Posted on | October 1, 2012 | No Comments
UPDATED 10/3/2012: Monday October 1st, gathering in special session, San Bernardino County Supervisors voted 4-1 to in effect waive the county’s groundwater ordinance in favor of allowing private water speculator Cadiz, Inc to self-monitor massive water exports from the Mojave.
Why would San Bernardino County, in the words of Cadiz opponent and former assistant county administrator John Goss, “bind itself to the terms of the memorandum of understanding without approving the very management plan it is then bound to adopt and implement”?
In a word, money. After the jump are excerpts from 16 years of newspaper reports on how Cadiz has paid to play, a tactic that in one of its wilder moments landed Cadiz chief executive officer Keith Brackpool and former California governor Gray Davis in the Middle East with the (now deposed) Egyptian president Hosni Mubarak.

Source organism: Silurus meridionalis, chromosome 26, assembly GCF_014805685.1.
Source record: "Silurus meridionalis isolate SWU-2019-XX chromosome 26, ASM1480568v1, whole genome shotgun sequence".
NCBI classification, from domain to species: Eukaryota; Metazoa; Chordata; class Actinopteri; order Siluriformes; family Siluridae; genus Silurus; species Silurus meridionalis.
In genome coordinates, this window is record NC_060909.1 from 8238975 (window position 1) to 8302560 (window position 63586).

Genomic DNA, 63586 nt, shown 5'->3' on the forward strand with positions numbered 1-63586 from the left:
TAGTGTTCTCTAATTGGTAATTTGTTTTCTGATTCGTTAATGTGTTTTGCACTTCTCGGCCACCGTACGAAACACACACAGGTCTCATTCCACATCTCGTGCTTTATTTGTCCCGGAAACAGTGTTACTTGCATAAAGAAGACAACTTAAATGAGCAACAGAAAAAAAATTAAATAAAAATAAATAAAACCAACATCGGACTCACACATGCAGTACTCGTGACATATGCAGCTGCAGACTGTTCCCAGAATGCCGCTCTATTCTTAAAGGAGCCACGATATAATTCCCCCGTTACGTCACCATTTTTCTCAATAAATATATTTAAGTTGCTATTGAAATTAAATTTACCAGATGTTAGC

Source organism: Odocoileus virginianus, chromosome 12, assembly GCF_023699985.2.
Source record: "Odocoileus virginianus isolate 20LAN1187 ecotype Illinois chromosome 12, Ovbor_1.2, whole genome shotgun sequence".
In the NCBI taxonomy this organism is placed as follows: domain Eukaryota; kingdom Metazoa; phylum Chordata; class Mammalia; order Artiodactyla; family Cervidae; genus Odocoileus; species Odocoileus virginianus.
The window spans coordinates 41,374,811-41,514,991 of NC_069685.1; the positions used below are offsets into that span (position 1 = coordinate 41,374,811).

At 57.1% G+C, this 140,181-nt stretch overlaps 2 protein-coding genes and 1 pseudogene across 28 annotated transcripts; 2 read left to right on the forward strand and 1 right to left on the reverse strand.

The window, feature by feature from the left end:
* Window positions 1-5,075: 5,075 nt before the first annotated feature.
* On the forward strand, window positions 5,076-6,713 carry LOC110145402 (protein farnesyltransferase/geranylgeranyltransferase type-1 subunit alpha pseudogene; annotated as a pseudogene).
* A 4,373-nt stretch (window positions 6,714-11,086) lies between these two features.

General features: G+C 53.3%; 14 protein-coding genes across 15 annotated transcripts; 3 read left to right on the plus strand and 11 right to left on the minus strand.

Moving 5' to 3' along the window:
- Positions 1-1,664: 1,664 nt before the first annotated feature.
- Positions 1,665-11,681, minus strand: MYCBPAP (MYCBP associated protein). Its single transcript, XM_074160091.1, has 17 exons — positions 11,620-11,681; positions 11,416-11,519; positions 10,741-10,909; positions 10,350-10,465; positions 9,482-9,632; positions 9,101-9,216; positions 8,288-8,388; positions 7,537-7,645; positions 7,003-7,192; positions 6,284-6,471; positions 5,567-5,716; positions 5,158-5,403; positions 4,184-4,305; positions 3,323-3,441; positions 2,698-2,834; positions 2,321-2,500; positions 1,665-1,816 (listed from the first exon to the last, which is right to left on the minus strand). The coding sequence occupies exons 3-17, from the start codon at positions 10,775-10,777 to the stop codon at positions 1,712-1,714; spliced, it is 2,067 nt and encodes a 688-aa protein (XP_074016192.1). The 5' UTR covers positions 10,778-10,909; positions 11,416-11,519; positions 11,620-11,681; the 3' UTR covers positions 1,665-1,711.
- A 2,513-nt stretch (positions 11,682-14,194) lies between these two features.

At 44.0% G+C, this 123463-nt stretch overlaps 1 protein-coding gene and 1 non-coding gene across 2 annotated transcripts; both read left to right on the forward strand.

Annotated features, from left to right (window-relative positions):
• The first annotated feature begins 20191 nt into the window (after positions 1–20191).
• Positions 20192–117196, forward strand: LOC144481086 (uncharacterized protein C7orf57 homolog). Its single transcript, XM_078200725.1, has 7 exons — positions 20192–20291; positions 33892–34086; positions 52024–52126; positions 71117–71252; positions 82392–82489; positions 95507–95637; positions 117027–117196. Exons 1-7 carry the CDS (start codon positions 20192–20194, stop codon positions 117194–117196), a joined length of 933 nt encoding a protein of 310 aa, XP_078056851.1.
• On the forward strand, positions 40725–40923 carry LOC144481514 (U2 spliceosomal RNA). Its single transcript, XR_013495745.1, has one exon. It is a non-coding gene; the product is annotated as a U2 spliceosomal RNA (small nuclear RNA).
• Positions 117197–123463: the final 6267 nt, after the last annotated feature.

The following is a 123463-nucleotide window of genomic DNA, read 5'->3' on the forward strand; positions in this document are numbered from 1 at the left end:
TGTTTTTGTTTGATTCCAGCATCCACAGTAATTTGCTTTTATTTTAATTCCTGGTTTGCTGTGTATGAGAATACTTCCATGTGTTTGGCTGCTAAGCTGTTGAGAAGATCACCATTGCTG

For those following Monday’s vote, click here to be taken to San Bernardino County records of supervisor 460 forms. While surfing, do note that the declarations of Supervisor Brad Mitzelfelt, recipient of almost $50,000 in donations, have been prepared not in San Bernardino County, but in Orange County, by Betty Presley & Associates in Rancho Santa Margarita, where the local water district is acting as a quasi-municpal front for the Cadiz bid to export San Bernardino County’s groundwater to Los Angeles and Orange counties.